1 cup (240 milliliters) unsweetened full-fat coconut milk

1 teaspoon vanilla extract

2 cups (400 grams) granulated sugar

3/4 cup (170 grams) unrefined coconut oil, at room temperature

8 tablespoons (1 stick/113 grams) unsalted butter, softened but cool to the touch

5 large eggs, at room temperature

One (7-ounce/198-gram) bag sweetened shredded coconut, divided

FOR THE FROSTING

Two (8-ounce/227-gram) packages full-fat cream cheese, at room temperature 16 tablespoons (2 sticks/227 grammes) unsalted butter, softened but cool to the touch

1 teaspoon vanilla extract

1/4 teaspoon fine salt

One (1-pound/453-gramme) box confectioners’ sugar (3 2/3 cups)

DIRECTIONS

Make the cake: Position a rack in the middle of the oven and preheat to 350 degrees. Coat two eight-inch cake pans with baking spray, line the bottoms with parchment paper and set aside.

In a medium bowl, sift together the flour, baking powder and salt. In a two-cup liquid measuring cup or small bowl, combine the coconut milk and vanilla extract.

In the bowl of a stand mixer fitted with the paddle attachment – or, if using a hand mixer, in a large bowl – combine the sugar, coconut oil and butter. Beat on medium speed until light and fluffy, three to five minutes, stopping to scrape down the sides and bottom of the bowl to ensure the mixture is evenly creamed.

Reduce the mixer speed to medium-low and add the eggs, one at a time, beating until each is emulsified into the batter before adding another. Scrape down the sides and bottom of the bowl as needed, and after the last egg is added, mix until no streaks remain, but no longer than an additional 20 seconds to avoid beating too much air into the batter.

With the mixer on low speed, slowly add about a third of the flour mixture, followed by half of the coconut milk mixture, another third of the flour mixture, and then the remaining coconut milk mixture, stopping to scrape down the sides and bottom of the bowl as needed to make sure everything is evenly mixed.

Add the remaining flour mixture and mix until just a bit of the flour mixture remains unincorporated. (The order is dry-wet-dry-wet-dry.) Remove the bowl from the mixer, add half cup (45 grams) of the shredded coconut and, using a rubber spatula, fold the batter, ensuring it is evenly mixed and no dry pockets of flour mixture or lumps remain. Do not overmix, or your cake will be dense and tough.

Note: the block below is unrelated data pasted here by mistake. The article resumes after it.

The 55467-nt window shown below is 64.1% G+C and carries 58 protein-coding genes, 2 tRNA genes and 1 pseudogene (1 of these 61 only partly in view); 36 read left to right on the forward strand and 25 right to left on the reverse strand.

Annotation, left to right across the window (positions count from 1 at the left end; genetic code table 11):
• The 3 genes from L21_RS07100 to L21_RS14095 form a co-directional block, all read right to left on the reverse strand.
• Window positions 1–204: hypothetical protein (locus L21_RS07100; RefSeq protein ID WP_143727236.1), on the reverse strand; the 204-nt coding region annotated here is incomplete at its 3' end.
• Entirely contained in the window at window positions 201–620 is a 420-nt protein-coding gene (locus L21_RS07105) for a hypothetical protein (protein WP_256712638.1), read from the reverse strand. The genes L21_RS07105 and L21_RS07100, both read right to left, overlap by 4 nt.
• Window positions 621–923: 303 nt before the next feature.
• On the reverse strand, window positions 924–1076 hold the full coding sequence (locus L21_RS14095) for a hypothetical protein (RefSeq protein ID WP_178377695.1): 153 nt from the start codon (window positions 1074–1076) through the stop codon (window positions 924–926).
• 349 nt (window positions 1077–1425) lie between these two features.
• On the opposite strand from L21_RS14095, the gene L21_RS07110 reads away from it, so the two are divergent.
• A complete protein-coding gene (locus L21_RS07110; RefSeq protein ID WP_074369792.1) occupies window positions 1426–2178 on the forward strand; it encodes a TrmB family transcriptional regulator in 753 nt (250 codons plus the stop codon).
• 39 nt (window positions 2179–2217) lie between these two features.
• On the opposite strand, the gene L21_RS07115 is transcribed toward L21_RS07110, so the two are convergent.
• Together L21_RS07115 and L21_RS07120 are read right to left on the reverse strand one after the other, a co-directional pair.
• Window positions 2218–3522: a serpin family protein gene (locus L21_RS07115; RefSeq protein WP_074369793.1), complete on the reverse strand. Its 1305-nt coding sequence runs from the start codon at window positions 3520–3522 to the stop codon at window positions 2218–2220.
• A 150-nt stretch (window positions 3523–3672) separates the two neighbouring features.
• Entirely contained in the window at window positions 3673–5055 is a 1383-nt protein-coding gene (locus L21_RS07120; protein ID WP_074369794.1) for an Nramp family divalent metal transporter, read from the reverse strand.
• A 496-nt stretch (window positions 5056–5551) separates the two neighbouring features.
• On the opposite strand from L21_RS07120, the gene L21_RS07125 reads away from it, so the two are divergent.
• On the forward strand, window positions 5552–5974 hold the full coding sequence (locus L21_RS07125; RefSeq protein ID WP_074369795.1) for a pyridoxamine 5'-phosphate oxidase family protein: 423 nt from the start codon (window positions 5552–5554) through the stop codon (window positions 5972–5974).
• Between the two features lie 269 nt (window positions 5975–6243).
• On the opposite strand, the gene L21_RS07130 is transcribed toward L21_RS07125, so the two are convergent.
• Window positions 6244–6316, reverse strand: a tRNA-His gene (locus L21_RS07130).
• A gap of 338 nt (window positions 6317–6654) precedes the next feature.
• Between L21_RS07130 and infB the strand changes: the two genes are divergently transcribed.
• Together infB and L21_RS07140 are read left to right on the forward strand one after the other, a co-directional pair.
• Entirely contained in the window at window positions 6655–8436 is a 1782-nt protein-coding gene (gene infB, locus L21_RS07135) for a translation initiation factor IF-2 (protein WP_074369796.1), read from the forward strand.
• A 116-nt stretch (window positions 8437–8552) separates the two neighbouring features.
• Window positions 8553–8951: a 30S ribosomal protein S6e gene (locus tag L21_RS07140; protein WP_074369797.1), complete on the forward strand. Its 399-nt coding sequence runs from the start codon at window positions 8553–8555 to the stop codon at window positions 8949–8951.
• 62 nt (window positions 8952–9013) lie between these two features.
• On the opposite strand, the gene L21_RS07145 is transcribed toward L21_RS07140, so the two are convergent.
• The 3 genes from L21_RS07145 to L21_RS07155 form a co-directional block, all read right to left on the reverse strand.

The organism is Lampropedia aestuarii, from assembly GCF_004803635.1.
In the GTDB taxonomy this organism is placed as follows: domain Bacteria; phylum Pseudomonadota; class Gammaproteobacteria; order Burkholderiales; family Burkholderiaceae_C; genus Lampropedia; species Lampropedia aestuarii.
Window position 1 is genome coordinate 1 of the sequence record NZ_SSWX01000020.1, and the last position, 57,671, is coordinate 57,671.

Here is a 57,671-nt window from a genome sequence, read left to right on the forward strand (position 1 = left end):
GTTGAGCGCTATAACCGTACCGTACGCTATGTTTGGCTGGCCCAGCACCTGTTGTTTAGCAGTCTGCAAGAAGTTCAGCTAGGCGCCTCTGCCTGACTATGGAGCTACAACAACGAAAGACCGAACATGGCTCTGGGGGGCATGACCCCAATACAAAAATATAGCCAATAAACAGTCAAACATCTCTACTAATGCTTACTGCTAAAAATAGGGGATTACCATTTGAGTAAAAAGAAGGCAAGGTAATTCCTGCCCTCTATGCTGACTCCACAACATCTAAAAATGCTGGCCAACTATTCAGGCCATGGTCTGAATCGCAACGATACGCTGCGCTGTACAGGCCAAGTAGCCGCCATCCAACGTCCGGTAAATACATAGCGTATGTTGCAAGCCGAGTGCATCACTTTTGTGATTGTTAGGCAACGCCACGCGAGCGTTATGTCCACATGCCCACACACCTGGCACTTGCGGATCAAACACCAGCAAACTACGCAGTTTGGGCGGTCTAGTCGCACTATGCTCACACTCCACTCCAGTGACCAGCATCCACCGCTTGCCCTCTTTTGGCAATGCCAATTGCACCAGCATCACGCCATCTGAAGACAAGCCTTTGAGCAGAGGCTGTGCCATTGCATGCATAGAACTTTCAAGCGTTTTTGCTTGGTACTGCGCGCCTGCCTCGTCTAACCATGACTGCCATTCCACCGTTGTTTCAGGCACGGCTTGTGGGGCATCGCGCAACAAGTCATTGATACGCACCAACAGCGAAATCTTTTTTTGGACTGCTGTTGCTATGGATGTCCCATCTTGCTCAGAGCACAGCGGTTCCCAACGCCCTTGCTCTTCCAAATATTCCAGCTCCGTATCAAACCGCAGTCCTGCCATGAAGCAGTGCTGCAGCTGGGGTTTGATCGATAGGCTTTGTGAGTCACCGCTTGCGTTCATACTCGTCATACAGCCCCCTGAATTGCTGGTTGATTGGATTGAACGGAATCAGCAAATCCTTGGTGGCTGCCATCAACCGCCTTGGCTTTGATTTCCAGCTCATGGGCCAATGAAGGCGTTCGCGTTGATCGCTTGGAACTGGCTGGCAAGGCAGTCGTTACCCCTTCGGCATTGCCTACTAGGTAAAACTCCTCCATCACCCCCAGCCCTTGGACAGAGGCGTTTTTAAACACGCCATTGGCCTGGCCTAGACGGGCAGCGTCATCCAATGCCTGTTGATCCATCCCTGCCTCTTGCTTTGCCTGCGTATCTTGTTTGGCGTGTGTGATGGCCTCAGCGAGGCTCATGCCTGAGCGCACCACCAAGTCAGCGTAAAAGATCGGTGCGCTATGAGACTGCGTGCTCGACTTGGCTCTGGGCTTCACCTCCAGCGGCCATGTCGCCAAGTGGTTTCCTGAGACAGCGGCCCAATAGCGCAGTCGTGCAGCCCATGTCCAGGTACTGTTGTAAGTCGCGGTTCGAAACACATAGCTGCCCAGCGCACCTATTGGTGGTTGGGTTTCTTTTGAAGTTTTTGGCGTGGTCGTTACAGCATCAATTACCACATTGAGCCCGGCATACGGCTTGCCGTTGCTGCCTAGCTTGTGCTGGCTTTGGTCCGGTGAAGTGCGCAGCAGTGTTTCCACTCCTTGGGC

Divide the batter between the cake pans; each pan should get about 750 grams of batter.

Using a small offset spatula or spoon, level the batter in each pan. Grasp each pan by the rim on opposite sides, lift it up about three inches and drop it onto the counter two or three times to release any large air bubbles. Bake in the oven for 35 to 45 minutes, or until a cake tester or toothpick inserted in the middle of the cakes comes out clean. (If planning to toast the coconut, keep the oven on.)

Let the cakes cool in their pans on a wire rack for 20 minutes, then run a thin knife or spatula around the edge and gently invert onto a wire rack. Remove the pans and let the cakes cool, upside-down, completely (at least two hours), before frosting.

Toast the coconut (optional): While the oven is still at 350 degrees, spread out the remaining coconut on a parchment-lined large, rimmed baking sheet and bake for six minutes, or until golden brown, stirring every two minutes.

Make the frosting: In the bowl of a stand mixer fitted with the paddle attachment – or, if using a hand mixer, in a large bowl – combine the cream cheese, butter, vanilla and salt. Beat on medium to medium-high speed until well combined and fluffy, about one minute. Turn the mixer off and add one cup of the confectioners’ sugar. Starting on low speed and increasing to medium, beat to combine, then turn the mixer off.

Add the remaining confectioners’ sugar, one cup or so at a time, and beat, starting on low and increasing to medium, until the frosting is fluffy and is thoroughly combined, one to two minutes, scraping down the sides and bottom of the bowl as needed. Cover and refrigerate the frosting until ready to use, if necessary.

Assemble the cake: If the frosting has stiffened, beat it briefly, by hand or using the paddle attachment on your mixer, until it’s fluffy and spreadable. Lay one cake layer on a plate or platter and top with one cup of the frosting.

Spread the frosting into an even layer, then top with the second cake layer. Coat the top and sides of the cake with the remaining frosting. Coat the cake all over with the shredded coconut.